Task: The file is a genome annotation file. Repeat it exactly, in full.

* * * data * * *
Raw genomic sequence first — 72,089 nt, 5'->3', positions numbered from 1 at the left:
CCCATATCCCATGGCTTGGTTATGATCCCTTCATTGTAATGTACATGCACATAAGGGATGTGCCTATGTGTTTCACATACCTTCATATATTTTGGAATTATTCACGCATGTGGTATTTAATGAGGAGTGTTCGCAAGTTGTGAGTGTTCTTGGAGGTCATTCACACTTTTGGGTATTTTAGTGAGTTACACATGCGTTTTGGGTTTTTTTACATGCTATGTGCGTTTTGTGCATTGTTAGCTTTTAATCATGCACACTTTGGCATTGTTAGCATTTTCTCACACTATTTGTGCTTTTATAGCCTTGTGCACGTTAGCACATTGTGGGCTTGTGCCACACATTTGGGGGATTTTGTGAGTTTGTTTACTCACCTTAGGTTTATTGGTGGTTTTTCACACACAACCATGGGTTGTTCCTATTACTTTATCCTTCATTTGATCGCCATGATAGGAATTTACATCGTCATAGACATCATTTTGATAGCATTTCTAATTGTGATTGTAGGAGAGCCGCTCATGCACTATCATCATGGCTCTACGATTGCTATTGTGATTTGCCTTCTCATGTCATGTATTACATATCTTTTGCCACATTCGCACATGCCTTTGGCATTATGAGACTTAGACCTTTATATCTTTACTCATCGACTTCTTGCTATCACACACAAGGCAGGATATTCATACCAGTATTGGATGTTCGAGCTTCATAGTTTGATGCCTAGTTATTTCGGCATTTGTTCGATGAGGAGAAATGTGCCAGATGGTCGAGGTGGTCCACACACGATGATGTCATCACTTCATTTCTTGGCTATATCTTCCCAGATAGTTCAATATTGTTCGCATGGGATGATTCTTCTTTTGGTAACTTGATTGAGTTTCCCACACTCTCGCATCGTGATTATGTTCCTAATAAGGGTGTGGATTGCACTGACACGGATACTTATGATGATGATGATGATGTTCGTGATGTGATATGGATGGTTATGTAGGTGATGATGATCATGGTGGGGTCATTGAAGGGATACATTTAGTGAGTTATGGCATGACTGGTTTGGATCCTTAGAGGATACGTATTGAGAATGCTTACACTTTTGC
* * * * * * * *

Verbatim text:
Raw genomic sequence first — 72,089 nt, 5'->3', positions numbered from 1 at the left:
CCCATATCCCATGGCTTGGTTATGATCCCTTCATTGTAATGTACATGCACATAAGGGATGTGCCTATGTGTTTCACATACCTTCATATATTTTGGAATTATTCACGCATGTGGTATTTAATGAGGAGTGTTCGCAAGTTGTGAGTGTTCTTGGAGGTCATTCACACTTTTGGGTATTTTAGTGAGTTACACATGCGTTTTGGGTTTTTTTACATGCTATGTGCGTTTTGTGCATTGTTAGCTTTTAATCATGCACACTTTGGCATTGTTAGCATTTTCTCACACTATTTGTGCTTTTATAGCCTTGTGCACGTTAGCACATTGTGGGCTTGTGCCACACATTTGGGGGATTTTGTGAGTTTGTTTACTCACCTTAGGTTTATTGGTGGTTTTTCACACACAACCATGGGTTGTTCCTATTACTTTATCCTTCATTTGATCGCCATGATAGGAATTTACATCGTCATAGACATCATTTTGATAGCATTTCTAATTGTGATTGTAGGAGAGCCGCTCATGCACTATCATCATGGCTCTACGATTGCTATTGTGATTTGCCTTCTCATGTCATGTATTACATATCTTTTGCCACATTCGCACATGCCTTTGGCATTATGAGACTTAGACCTTTATATCTTTACTCATCGACTTCTTGCTATCACACACAAGGCAGGATATTCATACCAGTATTGGATGTTCGAGCTTCATAGTTTGATGCCTAGTTATTTCGGCATTTGTTCGATGAGGAGAAATGTGCCAGATGGTCGAGGTGGTCCACACACGATGATGTCATCACTTCATTTCTTGGCTATATCTTCCCAGATAGTTCAATATTGTTCGCATGGGATGATTCTTCTTTTGGTAACTTGATTGAGTTTCCCACACTCTCGCATCGTGATTATGTTCCTAATAAGGGTGTGGATTGCACTGACACGGATACTTATGATGATGATGATGATGTTCGTGATGTGATATGGATGGTTATGTAGGTGATGATGATCATGGTGGGGTCATTGAAGGGATACATTTAGTGAGTTATGGCATGACTGGTTTGGATCCTTAGAGGATACGTATTGAGAATGCTTACACTTTTGC